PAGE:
Aquistore, the CCS combine capture and storage demonstration project in south-east Saskatchewan, recently summarised five years of successful research.The site receives CO2 from the adjacent coal-fired Boundary Dam power-plant. Some of this CO2 is supplied to the local oil and gas operators for enhanced oil recovery.Periodically CO2 is sent to the Aquistore site for direct injection into the reservoir within Deadwood Formation which lies directly above the Precambrian Basement at a depth of ~3.4 km.During the five years since injection began nearly 300,000 tonnes have been stored.
Since injection began in 2015 there have been a succession of four seismic surveys to detect and track the development of the CO2 plume.Researchers have also been able to track the presence of CO2 using down-hole logs which clearly show that it has been securely retained within the reservoir.The effect of intermittent injection of CO2 has also been monitored which shows that CO2 preferentially migrates into a specific zone.
Seismic monitoring at the site has not only demonstrated that the CO2 plume is contained within the reservoir, but that its lateral spread is generally consistent with direct detection of CO2 in the observation well.Significantly 3D modelling has confirmed the capability of 4D seismic to monitor deep CO2 distribution; and no induced seismicity has been observed over the first 5 years of operation.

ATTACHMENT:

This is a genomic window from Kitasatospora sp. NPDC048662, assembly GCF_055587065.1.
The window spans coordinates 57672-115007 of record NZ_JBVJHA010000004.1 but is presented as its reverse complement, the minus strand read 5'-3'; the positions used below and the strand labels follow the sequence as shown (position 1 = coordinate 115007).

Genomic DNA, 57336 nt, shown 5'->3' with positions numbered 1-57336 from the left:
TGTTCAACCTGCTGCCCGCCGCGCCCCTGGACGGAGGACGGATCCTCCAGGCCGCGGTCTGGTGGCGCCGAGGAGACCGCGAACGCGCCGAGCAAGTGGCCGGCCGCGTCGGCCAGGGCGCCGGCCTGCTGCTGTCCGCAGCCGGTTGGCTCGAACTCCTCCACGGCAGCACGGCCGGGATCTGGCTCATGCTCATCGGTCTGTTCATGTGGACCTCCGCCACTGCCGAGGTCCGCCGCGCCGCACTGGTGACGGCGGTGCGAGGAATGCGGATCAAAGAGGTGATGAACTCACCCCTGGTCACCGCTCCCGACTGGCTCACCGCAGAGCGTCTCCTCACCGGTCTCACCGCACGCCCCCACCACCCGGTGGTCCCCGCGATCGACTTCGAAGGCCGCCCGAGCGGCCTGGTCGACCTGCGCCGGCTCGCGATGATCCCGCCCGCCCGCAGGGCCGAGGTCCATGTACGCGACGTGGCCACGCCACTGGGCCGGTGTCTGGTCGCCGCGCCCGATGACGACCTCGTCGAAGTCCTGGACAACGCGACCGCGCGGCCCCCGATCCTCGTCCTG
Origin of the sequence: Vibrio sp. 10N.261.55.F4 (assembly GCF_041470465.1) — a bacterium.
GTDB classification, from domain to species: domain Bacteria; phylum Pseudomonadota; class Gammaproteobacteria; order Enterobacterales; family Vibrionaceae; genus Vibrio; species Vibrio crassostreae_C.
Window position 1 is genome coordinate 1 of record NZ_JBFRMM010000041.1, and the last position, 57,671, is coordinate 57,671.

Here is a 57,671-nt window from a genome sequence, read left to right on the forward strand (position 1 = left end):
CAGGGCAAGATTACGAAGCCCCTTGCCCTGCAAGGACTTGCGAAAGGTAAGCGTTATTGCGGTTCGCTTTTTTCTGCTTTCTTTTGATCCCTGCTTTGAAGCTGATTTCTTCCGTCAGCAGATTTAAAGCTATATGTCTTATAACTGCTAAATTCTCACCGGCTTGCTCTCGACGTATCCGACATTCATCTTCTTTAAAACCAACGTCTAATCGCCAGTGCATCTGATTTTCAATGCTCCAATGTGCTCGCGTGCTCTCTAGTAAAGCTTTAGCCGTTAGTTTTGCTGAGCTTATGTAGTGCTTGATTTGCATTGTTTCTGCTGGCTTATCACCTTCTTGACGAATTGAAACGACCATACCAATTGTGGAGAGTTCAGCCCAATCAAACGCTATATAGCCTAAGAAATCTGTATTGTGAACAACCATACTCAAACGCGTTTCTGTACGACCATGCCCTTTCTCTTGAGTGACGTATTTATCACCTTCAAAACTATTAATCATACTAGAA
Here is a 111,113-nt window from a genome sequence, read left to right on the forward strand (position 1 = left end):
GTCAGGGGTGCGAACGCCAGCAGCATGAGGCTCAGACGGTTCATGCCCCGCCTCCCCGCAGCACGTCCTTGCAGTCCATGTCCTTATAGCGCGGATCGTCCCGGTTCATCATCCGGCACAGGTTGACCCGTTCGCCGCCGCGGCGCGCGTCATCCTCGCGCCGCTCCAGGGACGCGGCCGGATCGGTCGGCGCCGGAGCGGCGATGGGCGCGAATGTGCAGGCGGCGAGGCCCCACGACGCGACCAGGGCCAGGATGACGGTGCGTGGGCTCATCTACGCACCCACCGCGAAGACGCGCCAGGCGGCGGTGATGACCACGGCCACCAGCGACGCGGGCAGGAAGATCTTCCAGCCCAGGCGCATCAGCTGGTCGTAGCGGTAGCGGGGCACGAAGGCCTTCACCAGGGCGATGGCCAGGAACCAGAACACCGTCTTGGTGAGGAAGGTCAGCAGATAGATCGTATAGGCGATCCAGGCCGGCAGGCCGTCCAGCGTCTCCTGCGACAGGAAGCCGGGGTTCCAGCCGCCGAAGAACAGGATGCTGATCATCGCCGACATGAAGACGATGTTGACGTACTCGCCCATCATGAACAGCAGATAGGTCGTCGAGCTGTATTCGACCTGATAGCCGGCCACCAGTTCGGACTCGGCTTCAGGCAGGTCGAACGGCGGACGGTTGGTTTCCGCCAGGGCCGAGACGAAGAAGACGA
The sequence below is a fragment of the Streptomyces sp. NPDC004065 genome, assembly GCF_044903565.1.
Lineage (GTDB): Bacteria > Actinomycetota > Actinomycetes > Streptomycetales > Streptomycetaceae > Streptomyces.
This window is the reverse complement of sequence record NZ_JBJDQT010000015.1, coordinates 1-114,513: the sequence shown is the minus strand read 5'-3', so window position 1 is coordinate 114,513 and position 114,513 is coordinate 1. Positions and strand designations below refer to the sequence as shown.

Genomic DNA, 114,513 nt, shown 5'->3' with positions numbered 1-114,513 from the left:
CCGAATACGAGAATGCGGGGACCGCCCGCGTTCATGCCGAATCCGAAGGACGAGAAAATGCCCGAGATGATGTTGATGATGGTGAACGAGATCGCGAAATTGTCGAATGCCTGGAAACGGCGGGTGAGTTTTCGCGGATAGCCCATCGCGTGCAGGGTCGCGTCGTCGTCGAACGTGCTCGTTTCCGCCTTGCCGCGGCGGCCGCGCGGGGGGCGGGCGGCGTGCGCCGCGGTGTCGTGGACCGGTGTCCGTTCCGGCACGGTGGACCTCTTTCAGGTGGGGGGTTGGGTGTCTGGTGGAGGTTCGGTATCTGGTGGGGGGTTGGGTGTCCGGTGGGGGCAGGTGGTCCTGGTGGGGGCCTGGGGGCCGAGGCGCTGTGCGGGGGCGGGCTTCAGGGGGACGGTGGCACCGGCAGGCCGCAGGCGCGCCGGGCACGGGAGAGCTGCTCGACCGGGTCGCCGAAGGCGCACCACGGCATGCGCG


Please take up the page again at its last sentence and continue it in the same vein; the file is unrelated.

Aquistore is generating a wealth of useful scientific results which will aid development of combined capture and storage sites worldwide.There is no evidence of induced seismicity or any other adverse environmental impact.It has also demonstrated that ~300,000 tonnes of CO2 has been securely stored – equivalent to removing the impact of CO2 emissions from ~75,000 cars over one year.
IEAGHG has had the pleasure of visiting the Aquistore site three times with our CCS Summer Schools (which the International CCS Knowledge Centre and SaskPower have hosted and PTRC have sponsored) as well as having presentations on aspects of it at our Network meetings.
For further information on this exciting and successful project please visit PTRC's YouTube page for the webinar.